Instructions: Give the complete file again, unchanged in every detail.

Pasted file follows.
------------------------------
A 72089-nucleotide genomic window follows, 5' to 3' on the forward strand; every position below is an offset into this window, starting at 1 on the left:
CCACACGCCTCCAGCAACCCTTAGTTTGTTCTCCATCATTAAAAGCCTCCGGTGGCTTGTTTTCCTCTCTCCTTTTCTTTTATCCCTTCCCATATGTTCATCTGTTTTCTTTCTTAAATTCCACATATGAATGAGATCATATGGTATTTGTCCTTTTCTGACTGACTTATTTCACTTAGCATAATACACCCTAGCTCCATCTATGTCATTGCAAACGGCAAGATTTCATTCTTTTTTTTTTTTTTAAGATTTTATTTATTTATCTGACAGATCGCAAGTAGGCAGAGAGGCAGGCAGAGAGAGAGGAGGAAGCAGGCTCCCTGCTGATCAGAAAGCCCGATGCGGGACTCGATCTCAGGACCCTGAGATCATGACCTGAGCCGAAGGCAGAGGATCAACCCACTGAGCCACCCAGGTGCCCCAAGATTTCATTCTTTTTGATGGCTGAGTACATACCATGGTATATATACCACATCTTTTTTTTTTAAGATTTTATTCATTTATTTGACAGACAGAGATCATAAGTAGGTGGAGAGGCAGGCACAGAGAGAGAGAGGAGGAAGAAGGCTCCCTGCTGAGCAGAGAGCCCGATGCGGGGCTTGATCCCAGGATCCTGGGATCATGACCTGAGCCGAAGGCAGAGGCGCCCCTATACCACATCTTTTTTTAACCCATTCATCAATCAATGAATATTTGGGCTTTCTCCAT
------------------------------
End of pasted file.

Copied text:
A 72089-nucleotide genomic window follows, 5' to 3' on the forward strand; every position below is an offset into this window, starting at 1 on the left:
CCACACGCCTCCAGCAACCCTTAGTTTGTTCTCCATCATTAAAAGCCTCCGGTGGCTTGTTTTCCTCTCTCCTTTTCTTTTATCCCTTCCCATATGTTCATCTGTTTTCTTTCTTAAATTCCACATATGAATGAGATCATATGGTATTTGTCCTTTTCTGACTGACTTATTTCACTTAGCATAATACACCCTAGCTCCATCTATGTCATTGCAAACGGCAAGATTTCATTCTTTTTTTTTTTTTTAAGATTTTATTTATTTATCTGACAGATCGCAAGTAGGCAGAGAGGCAGGCAGAGAGAGAGGAGGAAGCAGGCTCCCTGCTGATCAGAAAGCCCGATGCGGGACTCGATCTCAGGACCCTGAGATCATGACCTGAGCCGAAGGCAGAGGATCAACCCACTGAGCCACCCAGGTGCCCCAAGATTTCATTCTTTTTGATGGCTGAGTACATACCATGGTATATATACCACATCTTTTTTTTTTAAGATTTTATTCATTTATTTGACAGACAGAGATCATAAGTAGGTGGAGAGGCAGGCACAGAGAGAGAGAGGAGGAAGAAGGCTCCCTGCTGAGCAGAGAGCCCGATGCGGGGCTTGATCCCAGGATCCTGGGATCATGACCTGAGCCGAAGGCAGAGGCGCCCCTATACCACATCTTTTTTTAACCCATTCATCAATCAATGAATATTTGGGCTTTCTCCAT